In reading the scriptures, there is a tendency to lose a sense of time. The brief mention of Enoch in Genesis, for example, makes his 300 years of walking with God seem like a footnote in time. Do you realize the United States hasn’t even been around for 300 years?
It’s easy to overlook the 25 years Abraham waited for Isaac or the 13 years Joseph spent in slavery as some brief season, but again, once that time is placed in perspective, their faithfulness grows in our estimation.
Moses is one of the most revered figures in the Old Testament. In Jesus’ time, the Jewish leaders made much ado about Him. We know from the scripture that Moses appeared on the mount of transfiguration with Jesus. Moses’ name became synonymous with the Old Law. Moses, by God’s direction, confronted a powerful Pharaoh and led the Israelites triumphantly out of Egyptian captivity. Even non-believers have heard of the great Moses.
The Hebrew writer says of Moses:
“Now Moses was faithful in all [God’s] house as a servant, for a testimony of those things which were to be spoken later…”
~ Hebrews 3.5, ESV (emphasis mine)
This passage doesn’t praise Moses for being a mighty man of valor or handsome or strong. He is commended as a faithful servant. Considering the many movies made about Moses—glamorizing his princely status in Egypt or portraying a strapping young leader confronting an equally strapping young pharaoh—His life looks so exciting!
Unfortunately, those movies overlook the vast amount of time Moses spent plodding through obscurity.
Forty Monotonous Years.
According to Stephen’s sermon in Acts, Moses was “approaching the age of forty” when he killed an Egyptian, hoping to begin the process of deliverance. Stephen describes the pre-Shepherd Moses as, “a man of power in words and deeds.” Educated, powerful, charismatic, Moses possessed all the qualities of a celebrated leader, but instead of starting a rebellion, Moses found himself doing grunt work for forty years. By the time Moses returned to Egypt, he was 80 years old.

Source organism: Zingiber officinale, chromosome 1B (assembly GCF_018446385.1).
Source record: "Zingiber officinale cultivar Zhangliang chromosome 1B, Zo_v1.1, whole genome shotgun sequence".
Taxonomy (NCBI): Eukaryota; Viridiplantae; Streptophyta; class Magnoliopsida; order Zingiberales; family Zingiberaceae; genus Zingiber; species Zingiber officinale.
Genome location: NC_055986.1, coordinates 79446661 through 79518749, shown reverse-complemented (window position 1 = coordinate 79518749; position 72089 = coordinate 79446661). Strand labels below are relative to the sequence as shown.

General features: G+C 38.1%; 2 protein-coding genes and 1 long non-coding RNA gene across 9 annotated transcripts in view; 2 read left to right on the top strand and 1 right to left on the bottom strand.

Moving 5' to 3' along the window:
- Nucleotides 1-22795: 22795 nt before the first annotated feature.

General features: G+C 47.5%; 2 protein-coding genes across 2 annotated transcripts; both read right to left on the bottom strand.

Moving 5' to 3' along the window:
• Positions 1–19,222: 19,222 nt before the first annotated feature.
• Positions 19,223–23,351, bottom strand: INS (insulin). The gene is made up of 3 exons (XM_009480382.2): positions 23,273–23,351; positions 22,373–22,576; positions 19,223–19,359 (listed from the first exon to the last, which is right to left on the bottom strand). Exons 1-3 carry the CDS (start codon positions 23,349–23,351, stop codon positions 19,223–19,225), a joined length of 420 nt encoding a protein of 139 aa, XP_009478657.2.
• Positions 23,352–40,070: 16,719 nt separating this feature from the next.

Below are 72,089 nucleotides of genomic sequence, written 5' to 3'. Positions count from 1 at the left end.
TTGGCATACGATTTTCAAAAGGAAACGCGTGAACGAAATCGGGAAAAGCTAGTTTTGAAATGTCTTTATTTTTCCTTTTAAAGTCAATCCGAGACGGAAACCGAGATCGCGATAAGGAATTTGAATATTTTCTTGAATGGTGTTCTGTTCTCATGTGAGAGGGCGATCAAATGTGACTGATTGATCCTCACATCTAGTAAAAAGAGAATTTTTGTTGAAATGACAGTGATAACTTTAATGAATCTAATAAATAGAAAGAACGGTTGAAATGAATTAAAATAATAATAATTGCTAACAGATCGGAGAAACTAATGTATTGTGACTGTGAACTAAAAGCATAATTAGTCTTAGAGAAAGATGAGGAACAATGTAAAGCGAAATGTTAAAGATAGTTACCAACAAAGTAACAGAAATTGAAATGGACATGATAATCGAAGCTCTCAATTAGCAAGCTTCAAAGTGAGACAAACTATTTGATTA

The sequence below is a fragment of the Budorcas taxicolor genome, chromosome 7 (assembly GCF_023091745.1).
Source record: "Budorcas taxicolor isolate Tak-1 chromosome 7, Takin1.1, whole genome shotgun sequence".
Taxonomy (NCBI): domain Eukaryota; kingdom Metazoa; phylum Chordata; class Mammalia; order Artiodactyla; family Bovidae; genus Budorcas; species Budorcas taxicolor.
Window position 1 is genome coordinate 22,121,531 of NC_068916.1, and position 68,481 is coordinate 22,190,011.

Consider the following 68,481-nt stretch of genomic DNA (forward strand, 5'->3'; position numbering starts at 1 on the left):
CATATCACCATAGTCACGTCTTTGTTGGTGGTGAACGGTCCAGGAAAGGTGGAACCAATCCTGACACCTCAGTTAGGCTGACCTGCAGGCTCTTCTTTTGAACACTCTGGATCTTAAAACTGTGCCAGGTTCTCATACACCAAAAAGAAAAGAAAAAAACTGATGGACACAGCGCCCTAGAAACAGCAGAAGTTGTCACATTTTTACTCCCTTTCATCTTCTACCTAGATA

Think about the last forty years. (If you’re my age or younger, you may have to do a bit of research!) Here’s a little perspective:
Forty years ago, the “personal computer” as we know it hadn’t even made it’s debut, and those on the market were sold in kits. The handheld smart phones we use every day were simply a gleam of imagination back then.
Forty years ago, Star Wars debuted for the first time and was expected to be a total flop. (Who’s got the last laugh now?)
Forty years ago, the average price of a home in the United States hovered around $62,500. (Good luck getting any house in San Francisco at that price.)
Forty years is a long time.
God is a wise Father, preparing His children for the service to which He calls them. God knew that Moses, like us, needed to spend time learning valuable skills in order to be the leader God required.
Moses Learned Humility
Nothing will teach humility like doing “grunt work.” For starters, it teaches one to appreciate the bodily toil that others go through to build houses, do lawn care, install fences, fix plumbing, etcetera. One also learns the disdainful attitude society tends to hold toward “labor” as a “lesser” means of employment. It’s challenging to work such jobs and feel appreciated or even important, even though such jobs are the backbone of a functioning society!
Moses—an educated, charismatic, man of royalty—delivered ewe lambs, stepped over sheep dung, scanned for predators, and slept beneath the stars. He was no longer powerful in the world’s estimation; he became a simple shepherd in simple garb enjoying simple pleasures. In his forty years of dutiful shepherding, the Lord developed within Moses the priceless virtue of humility.
Moses Learned Patience